Saturday, January 17, 2009

Taibbi does it again

When it comes to poking fun at Thomas Friedman, we here at Mustache of Understanding remain mere amateurs when compared to Matt Taibbi, whose 2005 takedown of Friedman in the New York Press remains by far the finest work in the genre. And now he's done it again. Taibbi's earlier piece, "Flathead," came on the heels of the publication of Friedman's last book, The Word Is Flat. His latest anti-Friedman rant, "Flat N All That," takes on the mustachioed marvel's newest collection of mixed metaphors, non sequiturs and self-aggrandizing anecdotes, Hot, Flat and Crowded. I'm tempted to provide you with all my favorite lines, but I'd highly encourage you to read it all for yourself. It's just that brilliant. (You can find it here.)

Well, OK, one quick teaser:
Just when you begin to lose faith in America’s ability to fall for absolutely anything—just when you begin to think we Americans as a race might finally outgrow the lovable credulousness that leads us to fork over our credit card numbers to every half-baked TV pitchman hawking a magic dick-enlarging pill, or a way to make millions on the Internet while sitting at home and pounding doughnuts— along comes Thomas Friedman, porn-stached resident of a positively obscene 114,000 square foot suburban Maryland mega-monstro-mansion and husband to the heir of one of the largest shopping-mall chains in the world, reinventing himself as an oracle of anti-consumerist conservationism.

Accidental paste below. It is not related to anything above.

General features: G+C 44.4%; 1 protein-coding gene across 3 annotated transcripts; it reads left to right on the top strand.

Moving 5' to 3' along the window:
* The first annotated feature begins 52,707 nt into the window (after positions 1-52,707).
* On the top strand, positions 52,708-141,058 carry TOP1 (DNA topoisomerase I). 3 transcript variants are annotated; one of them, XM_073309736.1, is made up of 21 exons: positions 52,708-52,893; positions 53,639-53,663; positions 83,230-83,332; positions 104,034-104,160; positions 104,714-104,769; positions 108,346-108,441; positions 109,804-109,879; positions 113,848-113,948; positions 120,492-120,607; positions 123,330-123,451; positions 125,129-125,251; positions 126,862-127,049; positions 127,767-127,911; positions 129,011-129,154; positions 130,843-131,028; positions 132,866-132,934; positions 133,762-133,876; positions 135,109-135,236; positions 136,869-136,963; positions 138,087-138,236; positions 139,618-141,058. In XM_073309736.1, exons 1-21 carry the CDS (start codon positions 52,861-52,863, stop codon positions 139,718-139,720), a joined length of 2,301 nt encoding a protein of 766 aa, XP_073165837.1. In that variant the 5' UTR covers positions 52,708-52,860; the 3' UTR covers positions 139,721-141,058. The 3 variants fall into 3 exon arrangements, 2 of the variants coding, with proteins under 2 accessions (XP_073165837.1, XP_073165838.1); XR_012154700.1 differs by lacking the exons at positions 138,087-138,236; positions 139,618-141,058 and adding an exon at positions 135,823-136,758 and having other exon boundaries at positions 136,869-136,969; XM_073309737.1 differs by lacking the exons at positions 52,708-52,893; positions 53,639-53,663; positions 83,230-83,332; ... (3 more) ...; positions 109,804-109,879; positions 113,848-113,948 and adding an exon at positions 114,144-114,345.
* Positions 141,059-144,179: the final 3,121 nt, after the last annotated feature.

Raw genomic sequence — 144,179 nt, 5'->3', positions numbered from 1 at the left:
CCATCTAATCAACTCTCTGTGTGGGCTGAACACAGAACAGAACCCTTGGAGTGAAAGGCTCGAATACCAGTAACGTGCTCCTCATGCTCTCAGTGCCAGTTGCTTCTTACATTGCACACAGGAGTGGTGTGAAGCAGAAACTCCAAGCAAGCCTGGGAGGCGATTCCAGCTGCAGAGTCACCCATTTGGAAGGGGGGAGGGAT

All right — one more, because I just can't help myself:
How about Friedman’s analysis of America’s foreign policy outlook last May: "The first rule of holes is when you’re in one, stop digging. When you’re in three, bring a lot of shovels.” First of all, how can any single person be in three holes at once? Secondly, what the fuck is he talking about? If you’re supposed to stop digging when you’re in one hole, why should you dig more in three? How does that even begin to make sense? It’s stuff like this that makes me wonder if the editors over at the New York Times editorial page spend their afternoons dropping acid or drinking rubbing alcohol. Sending a line like that into print is the journalism equivalent of a security guard at a nuke plant waving a pair of mullahs in explosive vests through the front gate. It should never, ever happen.

No comments: